Tag Archives: Antinori

Italians Wines for Every Reason



1grandi marchiIt was a night to shine your bobbles, sharpen your pencils, and shake off your cares of the day. Some sexy Italians of all grapes and sizes came to town  leaving  tastebuds tantalized and palates pleasured.

 The event is called the Grandi Marchi and it brings together some of Italy’s greatest wine producers  representing some of the best known and lesser known regions in the country. 



2wine on iceThe evening, put together by the LCBO’s Vintages, is a chance to sample fantastic wines that might be out of your regular price range, and an opportunity to try different varieties that you can afford, but know nothing about.

I have been to a few of these events. They are not cheap. Typically tickets go for anywhere from $60-$125, but when you think of what you would spend on a great dinner, and the wines you get to taste, I have never left an evening disappointed.  There is no obligation or pressure to buy. Tina and I did buy once because they have some great finds that are not available at the LCBO, but be warned, don’t plan on serving your purchases at next month’s dinner party…our order came in 6 months later.

 You can tell the pros from the newbies, like me. The vets are systematic. They visit the tables in order, jot down their tasting notes and move to the next one.

Orneto pio cesare I make a beeline to the favourites that I do know, the Antinori wines, the Pio Cesares – the ones I  know, in advance,  that  they alone will make the evening worthwhile, and do they ever.

Pio Cesare’s Ornato Barolo 2008 DOCG, Piedmont shone like a diamond. Rich, elegant, powerful – I am talking Barolo royalty. The family has been producing top quality wines in the northern Piemonte region (home to Barolo and Barbaresco) for five generations. This is a single vineyard variety coming from grapes in the Serralunga d’Alba area, which is top tier terroir in the Barolo region. You will often recognize Pio Cesare as the label with all the gold award stamps on the front. I have tasted lower end and higher end wines from this producer and they have yet to disappoint. At $95 a bottle, a case is not in my future considering it is roughly the cost of airfare to Italy. 

 Affortable Finds:

While  Ornato was amazing, there were also some terrific wines that did not come anywhere near triple-digit price points.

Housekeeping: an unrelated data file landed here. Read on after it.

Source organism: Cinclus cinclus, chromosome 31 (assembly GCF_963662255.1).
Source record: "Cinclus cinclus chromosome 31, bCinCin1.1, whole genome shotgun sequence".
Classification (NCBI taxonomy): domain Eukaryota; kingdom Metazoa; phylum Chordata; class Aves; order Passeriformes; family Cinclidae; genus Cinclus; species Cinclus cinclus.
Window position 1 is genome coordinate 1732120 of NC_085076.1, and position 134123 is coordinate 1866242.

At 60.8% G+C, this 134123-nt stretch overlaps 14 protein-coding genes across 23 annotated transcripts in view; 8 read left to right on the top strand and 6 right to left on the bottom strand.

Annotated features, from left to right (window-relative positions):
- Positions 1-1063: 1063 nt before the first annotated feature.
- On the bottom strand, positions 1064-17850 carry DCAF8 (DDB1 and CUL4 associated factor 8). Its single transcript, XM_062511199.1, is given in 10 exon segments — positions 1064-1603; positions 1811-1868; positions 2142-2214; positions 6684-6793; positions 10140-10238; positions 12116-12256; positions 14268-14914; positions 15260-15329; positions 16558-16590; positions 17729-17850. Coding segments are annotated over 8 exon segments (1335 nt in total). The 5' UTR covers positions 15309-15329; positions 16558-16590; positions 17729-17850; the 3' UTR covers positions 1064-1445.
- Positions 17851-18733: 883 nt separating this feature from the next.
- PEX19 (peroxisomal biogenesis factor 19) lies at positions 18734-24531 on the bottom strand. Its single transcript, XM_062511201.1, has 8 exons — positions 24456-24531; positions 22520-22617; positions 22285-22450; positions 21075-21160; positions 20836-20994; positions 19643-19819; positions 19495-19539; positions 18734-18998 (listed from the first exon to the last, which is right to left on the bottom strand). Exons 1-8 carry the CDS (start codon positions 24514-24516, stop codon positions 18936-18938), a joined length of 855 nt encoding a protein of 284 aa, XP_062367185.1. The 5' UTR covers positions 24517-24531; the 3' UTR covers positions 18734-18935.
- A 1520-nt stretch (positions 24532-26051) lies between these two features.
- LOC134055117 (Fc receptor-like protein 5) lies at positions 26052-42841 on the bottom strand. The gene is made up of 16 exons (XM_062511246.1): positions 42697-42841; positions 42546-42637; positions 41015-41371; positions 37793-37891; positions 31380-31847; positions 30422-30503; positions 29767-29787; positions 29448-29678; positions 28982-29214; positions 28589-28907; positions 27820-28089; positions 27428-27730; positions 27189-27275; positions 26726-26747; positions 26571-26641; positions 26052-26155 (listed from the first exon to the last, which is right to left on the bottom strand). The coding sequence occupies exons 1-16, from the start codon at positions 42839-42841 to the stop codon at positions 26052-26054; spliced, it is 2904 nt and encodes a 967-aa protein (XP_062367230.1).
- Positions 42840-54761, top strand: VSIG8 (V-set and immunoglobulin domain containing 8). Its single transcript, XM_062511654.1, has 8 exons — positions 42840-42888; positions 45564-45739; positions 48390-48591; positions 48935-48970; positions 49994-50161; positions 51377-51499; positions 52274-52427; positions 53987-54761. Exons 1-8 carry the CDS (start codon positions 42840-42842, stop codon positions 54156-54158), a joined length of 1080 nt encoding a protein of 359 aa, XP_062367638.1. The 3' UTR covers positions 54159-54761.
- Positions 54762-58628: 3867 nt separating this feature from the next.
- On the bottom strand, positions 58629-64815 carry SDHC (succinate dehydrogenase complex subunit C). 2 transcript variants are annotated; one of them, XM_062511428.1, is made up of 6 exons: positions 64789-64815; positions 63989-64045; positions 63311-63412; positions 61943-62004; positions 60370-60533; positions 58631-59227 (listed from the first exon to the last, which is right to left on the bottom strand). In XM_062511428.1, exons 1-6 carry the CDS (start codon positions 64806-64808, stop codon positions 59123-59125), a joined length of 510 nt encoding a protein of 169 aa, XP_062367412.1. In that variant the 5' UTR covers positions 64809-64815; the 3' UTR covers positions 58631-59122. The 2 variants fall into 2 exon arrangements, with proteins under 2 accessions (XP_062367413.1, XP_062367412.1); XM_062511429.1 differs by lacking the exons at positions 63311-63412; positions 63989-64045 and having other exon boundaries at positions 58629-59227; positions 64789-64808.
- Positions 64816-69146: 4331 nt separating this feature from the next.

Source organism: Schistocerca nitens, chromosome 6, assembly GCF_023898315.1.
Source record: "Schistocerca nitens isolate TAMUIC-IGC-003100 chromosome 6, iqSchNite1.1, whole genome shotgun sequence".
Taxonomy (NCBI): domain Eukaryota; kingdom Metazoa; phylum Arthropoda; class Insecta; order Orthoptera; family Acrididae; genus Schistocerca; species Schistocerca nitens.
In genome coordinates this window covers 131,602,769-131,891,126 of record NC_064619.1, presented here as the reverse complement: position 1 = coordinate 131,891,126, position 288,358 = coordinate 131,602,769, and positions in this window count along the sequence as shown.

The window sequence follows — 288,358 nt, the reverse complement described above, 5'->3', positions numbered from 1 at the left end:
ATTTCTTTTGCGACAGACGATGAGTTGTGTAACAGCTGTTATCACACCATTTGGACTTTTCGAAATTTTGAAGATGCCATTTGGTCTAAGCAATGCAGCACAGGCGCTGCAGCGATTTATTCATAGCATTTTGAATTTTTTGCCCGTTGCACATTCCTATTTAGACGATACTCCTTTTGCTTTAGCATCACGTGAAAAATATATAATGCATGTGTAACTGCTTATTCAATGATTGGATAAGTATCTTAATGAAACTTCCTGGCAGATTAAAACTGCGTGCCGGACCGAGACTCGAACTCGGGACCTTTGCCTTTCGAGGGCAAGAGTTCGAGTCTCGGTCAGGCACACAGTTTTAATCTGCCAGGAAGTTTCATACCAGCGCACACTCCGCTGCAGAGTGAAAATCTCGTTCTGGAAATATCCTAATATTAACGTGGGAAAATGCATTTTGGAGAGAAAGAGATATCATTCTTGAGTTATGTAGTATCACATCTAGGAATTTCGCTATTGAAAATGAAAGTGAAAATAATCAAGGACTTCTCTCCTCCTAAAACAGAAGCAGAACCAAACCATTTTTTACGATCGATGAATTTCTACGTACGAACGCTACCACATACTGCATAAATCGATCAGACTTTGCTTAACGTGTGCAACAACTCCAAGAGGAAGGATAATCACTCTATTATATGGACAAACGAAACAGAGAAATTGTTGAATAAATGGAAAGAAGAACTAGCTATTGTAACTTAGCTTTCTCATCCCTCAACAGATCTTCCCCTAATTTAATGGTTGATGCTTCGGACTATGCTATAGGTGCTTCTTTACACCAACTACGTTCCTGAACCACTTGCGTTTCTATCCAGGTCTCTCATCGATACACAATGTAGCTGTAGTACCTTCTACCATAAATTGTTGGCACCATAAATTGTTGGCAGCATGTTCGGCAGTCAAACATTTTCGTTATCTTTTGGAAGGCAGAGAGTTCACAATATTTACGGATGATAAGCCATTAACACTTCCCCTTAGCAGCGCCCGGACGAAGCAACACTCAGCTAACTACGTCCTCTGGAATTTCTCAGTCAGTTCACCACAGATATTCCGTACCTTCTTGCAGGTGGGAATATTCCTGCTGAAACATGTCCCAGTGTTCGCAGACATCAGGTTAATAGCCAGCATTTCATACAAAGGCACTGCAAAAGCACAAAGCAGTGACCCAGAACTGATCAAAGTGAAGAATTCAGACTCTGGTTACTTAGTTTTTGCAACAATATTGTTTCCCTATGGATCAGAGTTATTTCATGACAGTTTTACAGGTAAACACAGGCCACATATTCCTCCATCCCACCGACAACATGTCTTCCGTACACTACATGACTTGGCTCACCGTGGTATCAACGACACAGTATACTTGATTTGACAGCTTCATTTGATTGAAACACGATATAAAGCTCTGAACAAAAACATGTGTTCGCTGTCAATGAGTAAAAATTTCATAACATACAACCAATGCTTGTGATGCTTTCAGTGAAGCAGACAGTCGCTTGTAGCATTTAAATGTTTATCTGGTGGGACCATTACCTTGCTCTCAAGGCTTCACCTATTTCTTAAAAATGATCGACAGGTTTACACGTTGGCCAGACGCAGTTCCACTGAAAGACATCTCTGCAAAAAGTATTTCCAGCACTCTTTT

rovereto-gavi-di-gavi-docg-michele-chiarlo-6-bottle-caseMichele Chiarlo Rovereto Gavi Di Gavi 2011, DOCG, Piedmonte  Also from northwestern Italy, this white from the Cortese grape is fresh and  balanced with notes of grapefruit and At $17.95, This is an excellent choice if you are going to experiment with a GavI. The Rovereto is also available online at the SAQ for $20.40.




Lungarotti Rubesco Rosso Di Torgiano 2009 DOC,  Umbria   This is a wine that would cheerfully  make my Friday night take-home list. The blend is 70% Sangiovese and 30% Canaiolo, both grapes favoured by Umbria’s Tuscan neighbours. It is the most popular wine made by Lungarotti, a family business  run by Chiara  Lungarotti and her sister Teresa Severini.  Nicely priced at $20.00.

Masi Brolo Campofiorin Oro Appaxximento 2008 IGT, Veneto:

Heading north to the Veneto region, home to Amarone, this wine is a  Rosso del Veronese, made with  the same basic method used to create the gorgeous and most glorious Amarone. The technique is called appassimento and involves drying the grapes  on straw mats to concentrate the sugar and flavours. It  produced rich, full-bodied wines and often pricier wines. This is no exception but at a wallet-friendlier price. $24.95

nero di troiaRivera Violante Nero Di Troia 2009, DOC Puglia   Italy has thousands of grape varieties, and most of us recognize only the superstars like  Sangiovese, Nebbiolo, Pinot Grigio.  But  there are so many others that you could devote years to learning and tasting. The Nero di Troia is an ancient grape that legend has it was brought to the Puglia region by the Greek hero Diomedes – who fought in the Trojan War. Today it is used in single variety wines like this one, or blends. The result is a full bodied wine that is fruit forward with a heady aroma of violets. Available online at the SAQ for $17.95


 The Grandi Marchi, was a Grande Success for this visitor. I would definitely go again, maybe this time I won’t race to the favourite tables for a chance to taste the holy grail of wines, getting flushed as a teenager waiting for a Bieber sighting.  Then there will be no morning after regret when I review my notes and realized the gems I missed. Some of these wines are available at the LCBO, some by consignment, your local LCBO can help you.